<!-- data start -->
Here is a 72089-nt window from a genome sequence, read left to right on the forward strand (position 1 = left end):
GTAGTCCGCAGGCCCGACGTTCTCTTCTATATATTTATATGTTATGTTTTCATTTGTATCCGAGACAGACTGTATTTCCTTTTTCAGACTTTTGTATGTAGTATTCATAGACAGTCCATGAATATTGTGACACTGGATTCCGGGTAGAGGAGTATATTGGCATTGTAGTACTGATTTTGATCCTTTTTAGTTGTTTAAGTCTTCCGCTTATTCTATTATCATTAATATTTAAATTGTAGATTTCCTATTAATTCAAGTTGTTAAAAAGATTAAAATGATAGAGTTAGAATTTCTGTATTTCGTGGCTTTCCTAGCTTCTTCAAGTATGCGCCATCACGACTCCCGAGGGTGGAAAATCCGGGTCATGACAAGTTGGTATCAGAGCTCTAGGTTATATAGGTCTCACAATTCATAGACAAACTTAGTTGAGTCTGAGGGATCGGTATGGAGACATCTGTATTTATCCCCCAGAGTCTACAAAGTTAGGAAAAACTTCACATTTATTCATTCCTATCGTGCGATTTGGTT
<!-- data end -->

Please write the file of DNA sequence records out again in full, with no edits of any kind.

Here is a 72089-nt window from a genome sequence, read left to right on the forward strand (position 1 = left end):
GTAGTCCGCAGGCCCGACGTTCTCTTCTATATATTTATATGTTATGTTTTCATTTGTATCCGAGACAGACTGTATTTCCTTTTTCAGACTTTTGTATGTAGTATTCATAGACAGTCCATGAATATTGTGACACTGGATTCCGGGTAGAGGAGTATATTGGCATTGTAGTACTGATTTTGATCCTTTTTAGTTGTTTAAGTCTTCCGCTTATTCTATTATCATTAATATTTAAATTGTAGATTTCCTATTAATTCAAGTTGTTAAAAAGATTAAAATGATAGAGTTAGAATTTCTGTATTTCGTGGCTTTCCTAGCTTCTTCAAGTATGCGCCATCACGACTCCCGAGGGTGGAAAATCCGGGTCATGACAAGTTGGTATCAGAGCTCTAGGTTATATAGGTCTCACAATTCATAGACAAACTTAGTTGAGTCTGAGGGATCGGTATGGAGACATCTGTATTTATCCCCCAGAGTCTACAAAGTTAGGAAAAACTTCACATTTATTCATTCCTATCGTGCGATTTGGTT